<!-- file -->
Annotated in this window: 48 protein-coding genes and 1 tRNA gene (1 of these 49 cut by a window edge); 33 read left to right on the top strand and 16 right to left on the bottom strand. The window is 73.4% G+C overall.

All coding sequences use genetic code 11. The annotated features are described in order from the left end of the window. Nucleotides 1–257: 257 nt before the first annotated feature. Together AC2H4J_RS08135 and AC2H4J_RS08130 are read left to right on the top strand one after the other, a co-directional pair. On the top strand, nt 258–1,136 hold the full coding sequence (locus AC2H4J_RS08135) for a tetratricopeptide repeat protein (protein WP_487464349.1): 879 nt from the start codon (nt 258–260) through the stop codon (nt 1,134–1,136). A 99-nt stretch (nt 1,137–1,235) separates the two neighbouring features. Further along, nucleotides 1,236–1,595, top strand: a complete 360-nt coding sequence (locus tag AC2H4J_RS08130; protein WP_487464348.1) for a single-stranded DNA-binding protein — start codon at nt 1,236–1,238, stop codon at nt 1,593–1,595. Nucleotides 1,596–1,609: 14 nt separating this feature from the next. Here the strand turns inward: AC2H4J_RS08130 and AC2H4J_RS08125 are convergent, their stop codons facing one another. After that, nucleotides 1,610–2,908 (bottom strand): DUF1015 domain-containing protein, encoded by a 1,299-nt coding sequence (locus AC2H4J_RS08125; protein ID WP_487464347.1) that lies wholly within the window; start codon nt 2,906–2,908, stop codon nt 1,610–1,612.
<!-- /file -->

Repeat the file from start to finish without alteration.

Annotated in this window: 48 protein-coding genes and 1 tRNA gene (1 of these 49 cut by a window edge); 33 read left to right on the top strand and 16 right to left on the bottom strand. The window is 73.4% G+C overall.

All coding sequences use genetic code 11. The annotated features are described in order from the left end of the window. Nucleotides 1–257: 257 nt before the first annotated feature. Together AC2H4J_RS08135 and AC2H4J_RS08130 are read left to right on the top strand one after the other, a co-directional pair. On the top strand, nt 258–1,136 hold the full coding sequence (locus AC2H4J_RS08135) for a tetratricopeptide repeat protein (protein WP_487464349.1): 879 nt from the start codon (nt 258–260) through the stop codon (nt 1,134–1,136). A 99-nt stretch (nt 1,137–1,235) separates the two neighbouring features. Further along, nucleotides 1,236–1,595, top strand: a complete 360-nt coding sequence (locus tag AC2H4J_RS08130; protein WP_487464348.1) for a single-stranded DNA-binding protein — start codon at nt 1,236–1,238, stop codon at nt 1,593–1,595. Nucleotides 1,596–1,609: 14 nt separating this feature from the next. Here the strand turns inward: AC2H4J_RS08130 and AC2H4J_RS08125 are convergent, their stop codons facing one another. After that, nucleotides 1,610–2,908 (bottom strand): DUF1015 domain-containing protein, encoded by a 1,299-nt coding sequence (locus AC2H4J_RS08125; protein ID WP_487464347.1) that lies wholly within the window; start codon nt 2,906–2,908, stop codon nt 1,610–1,612.